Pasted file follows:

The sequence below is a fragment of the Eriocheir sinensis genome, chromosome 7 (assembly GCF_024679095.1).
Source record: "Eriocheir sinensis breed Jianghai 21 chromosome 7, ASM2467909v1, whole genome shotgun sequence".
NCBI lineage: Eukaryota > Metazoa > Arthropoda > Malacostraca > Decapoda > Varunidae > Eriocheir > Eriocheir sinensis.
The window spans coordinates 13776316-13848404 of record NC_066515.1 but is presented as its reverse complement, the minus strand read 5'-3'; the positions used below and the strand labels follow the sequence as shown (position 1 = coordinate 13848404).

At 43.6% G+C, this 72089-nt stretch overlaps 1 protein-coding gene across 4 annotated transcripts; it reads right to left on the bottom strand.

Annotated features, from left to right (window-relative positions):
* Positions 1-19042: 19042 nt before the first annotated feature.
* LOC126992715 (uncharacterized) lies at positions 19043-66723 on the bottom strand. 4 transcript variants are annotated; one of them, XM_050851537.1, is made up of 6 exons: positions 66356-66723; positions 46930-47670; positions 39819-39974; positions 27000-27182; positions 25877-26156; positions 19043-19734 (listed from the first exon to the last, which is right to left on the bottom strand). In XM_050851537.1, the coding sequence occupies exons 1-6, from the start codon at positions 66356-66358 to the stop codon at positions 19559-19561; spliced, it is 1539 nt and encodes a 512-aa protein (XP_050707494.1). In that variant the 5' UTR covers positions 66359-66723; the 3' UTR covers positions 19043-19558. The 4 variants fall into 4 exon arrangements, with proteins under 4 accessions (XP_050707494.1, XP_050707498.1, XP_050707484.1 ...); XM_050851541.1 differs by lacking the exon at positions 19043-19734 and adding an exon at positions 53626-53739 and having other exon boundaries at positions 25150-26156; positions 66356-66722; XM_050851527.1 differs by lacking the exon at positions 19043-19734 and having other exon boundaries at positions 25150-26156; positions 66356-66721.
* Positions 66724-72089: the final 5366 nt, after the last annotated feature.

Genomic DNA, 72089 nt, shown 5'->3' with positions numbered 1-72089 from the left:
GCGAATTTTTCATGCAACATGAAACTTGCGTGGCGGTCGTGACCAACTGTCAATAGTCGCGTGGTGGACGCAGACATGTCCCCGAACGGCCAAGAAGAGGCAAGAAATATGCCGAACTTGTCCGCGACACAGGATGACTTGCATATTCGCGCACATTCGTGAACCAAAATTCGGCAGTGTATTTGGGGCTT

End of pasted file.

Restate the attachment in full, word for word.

The sequence below is a fragment of the Eriocheir sinensis genome, chromosome 7 (assembly GCF_024679095.1).
Source record: "Eriocheir sinensis breed Jianghai 21 chromosome 7, ASM2467909v1, whole genome shotgun sequence".
NCBI lineage: Eukaryota > Metazoa > Arthropoda > Malacostraca > Decapoda > Varunidae > Eriocheir > Eriocheir sinensis.
The window spans coordinates 13776316-13848404 of record NC_066515.1 but is presented as its reverse complement, the minus strand read 5'-3'; the positions used below and the strand labels follow the sequence as shown (position 1 = coordinate 13848404).

At 43.6% G+C, this 72089-nt stretch overlaps 1 protein-coding gene across 4 annotated transcripts; it reads right to left on the bottom strand.

Annotated features, from left to right (window-relative positions):
* Positions 1-19042: 19042 nt before the first annotated feature.
* LOC126992715 (uncharacterized) lies at positions 19043-66723 on the bottom strand. 4 transcript variants are annotated; one of them, XM_050851537.1, is made up of 6 exons: positions 66356-66723; positions 46930-47670; positions 39819-39974; positions 27000-27182; positions 25877-26156; positions 19043-19734 (listed from the first exon to the last, which is right to left on the bottom strand). In XM_050851537.1, the coding sequence occupies exons 1-6, from the start codon at positions 66356-66358 to the stop codon at positions 19559-19561; spliced, it is 1539 nt and encodes a 512-aa protein (XP_050707494.1). In that variant the 5' UTR covers positions 66359-66723; the 3' UTR covers positions 19043-19558. The 4 variants fall into 4 exon arrangements, with proteins under 4 accessions (XP_050707494.1, XP_050707498.1, XP_050707484.1 ...); XM_050851541.1 differs by lacking the exon at positions 19043-19734 and adding an exon at positions 53626-53739 and having other exon boundaries at positions 25150-26156; positions 66356-66722; XM_050851527.1 differs by lacking the exon at positions 19043-19734 and having other exon boundaries at positions 25150-26156; positions 66356-66721.
* Positions 66724-72089: the final 5366 nt, after the last annotated feature.

Genomic DNA, 72089 nt, shown 5'->3' with positions numbered 1-72089 from the left:
GCGAATTTTTCATGCAACATGAAACTTGCGTGGCGGTCGTGACCAACTGTCAATAGTCGCGTGGTGGACGCAGACATGTCCCCGAACGGCCAAGAAGAGGCAAGAAATATGCCGAACTTGTCCGCGACACAGGATGACTTGCATATTCGCGCACATTCGTGAACCAAAATTCGGCAGTGTATTTGGGGCTT